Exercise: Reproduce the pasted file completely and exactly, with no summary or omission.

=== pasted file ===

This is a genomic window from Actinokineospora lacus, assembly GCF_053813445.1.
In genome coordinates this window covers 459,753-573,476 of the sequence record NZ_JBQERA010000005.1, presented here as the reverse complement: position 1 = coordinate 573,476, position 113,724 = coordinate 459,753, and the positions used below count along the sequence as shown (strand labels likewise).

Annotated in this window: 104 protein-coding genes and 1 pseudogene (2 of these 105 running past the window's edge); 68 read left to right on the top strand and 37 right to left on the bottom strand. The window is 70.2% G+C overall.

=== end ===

This is a genomic window from Actinokineospora lacus, assembly GCF_053813445.1.
In genome coordinates this window covers 459,753-573,476 of the sequence record NZ_JBQERA010000005.1, presented here as the reverse complement: position 1 = coordinate 573,476, position 113,724 = coordinate 459,753, and the positions used below count along the sequence as shown (strand labels likewise).

Annotated in this window: 104 protein-coding genes and 1 pseudogene (2 of these 105 running past the window's edge); 68 read left to right on the top strand and 37 right to left on the bottom strand. The window is 70.2% G+C overall.